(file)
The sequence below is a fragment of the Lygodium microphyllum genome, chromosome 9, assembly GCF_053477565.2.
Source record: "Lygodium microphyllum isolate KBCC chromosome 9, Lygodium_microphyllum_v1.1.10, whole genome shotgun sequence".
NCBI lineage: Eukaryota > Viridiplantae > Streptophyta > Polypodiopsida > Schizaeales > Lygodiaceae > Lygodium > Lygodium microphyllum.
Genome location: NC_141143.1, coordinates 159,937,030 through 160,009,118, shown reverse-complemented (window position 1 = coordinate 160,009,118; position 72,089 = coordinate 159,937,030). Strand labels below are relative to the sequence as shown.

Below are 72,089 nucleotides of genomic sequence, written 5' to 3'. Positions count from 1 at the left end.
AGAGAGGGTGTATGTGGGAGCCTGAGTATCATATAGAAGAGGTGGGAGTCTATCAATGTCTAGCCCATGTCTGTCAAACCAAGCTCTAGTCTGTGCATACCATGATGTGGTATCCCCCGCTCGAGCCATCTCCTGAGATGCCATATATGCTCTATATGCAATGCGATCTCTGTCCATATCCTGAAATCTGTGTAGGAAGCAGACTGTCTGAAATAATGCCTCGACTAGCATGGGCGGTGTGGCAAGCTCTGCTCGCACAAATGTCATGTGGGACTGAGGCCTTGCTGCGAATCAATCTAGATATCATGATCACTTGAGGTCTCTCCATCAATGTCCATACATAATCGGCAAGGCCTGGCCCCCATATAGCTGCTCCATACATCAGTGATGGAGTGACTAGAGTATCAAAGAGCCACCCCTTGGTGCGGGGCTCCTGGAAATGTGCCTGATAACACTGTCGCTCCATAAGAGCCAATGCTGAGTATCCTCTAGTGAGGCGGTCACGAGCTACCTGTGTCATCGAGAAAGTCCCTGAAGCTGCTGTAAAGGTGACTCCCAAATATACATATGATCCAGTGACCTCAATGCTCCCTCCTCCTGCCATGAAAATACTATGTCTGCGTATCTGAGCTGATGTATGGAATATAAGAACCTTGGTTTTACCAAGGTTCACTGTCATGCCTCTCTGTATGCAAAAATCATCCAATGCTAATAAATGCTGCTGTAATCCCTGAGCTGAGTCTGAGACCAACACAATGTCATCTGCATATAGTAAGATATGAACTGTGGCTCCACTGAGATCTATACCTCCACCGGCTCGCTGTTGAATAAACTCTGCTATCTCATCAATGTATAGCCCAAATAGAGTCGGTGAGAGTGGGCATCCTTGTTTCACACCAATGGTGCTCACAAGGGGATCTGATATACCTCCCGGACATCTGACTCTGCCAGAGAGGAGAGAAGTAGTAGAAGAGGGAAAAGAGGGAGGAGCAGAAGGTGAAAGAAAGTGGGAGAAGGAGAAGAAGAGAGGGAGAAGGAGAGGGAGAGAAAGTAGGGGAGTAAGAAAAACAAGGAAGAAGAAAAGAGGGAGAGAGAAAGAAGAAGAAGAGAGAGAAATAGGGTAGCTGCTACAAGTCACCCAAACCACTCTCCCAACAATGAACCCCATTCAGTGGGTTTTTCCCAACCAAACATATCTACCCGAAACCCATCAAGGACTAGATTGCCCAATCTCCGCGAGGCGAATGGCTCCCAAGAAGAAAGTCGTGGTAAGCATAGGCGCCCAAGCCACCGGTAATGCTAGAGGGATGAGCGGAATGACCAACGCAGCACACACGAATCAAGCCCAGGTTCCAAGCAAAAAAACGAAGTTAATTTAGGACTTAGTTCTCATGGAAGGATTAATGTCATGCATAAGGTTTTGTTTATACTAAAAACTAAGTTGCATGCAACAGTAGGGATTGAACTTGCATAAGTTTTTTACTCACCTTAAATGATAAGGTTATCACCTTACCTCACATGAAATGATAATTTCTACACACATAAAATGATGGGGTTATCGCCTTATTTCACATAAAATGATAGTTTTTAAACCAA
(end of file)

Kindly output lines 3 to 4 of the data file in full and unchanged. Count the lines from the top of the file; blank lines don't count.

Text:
NCBI lineage: Eukaryota > Viridiplantae > Streptophyta > Polypodiopsida > Schizaeales > Lygodiaceae > Lygodium > Lygodium microphyllum.
Genome location: NC_141143.1, coordinates 159,937,030 through 160,009,118, shown reverse-complemented (window position 1 = coordinate 160,009,118; position 72,089 = coordinate 159,937,030). Strand labels below are relative to the sequence as shown.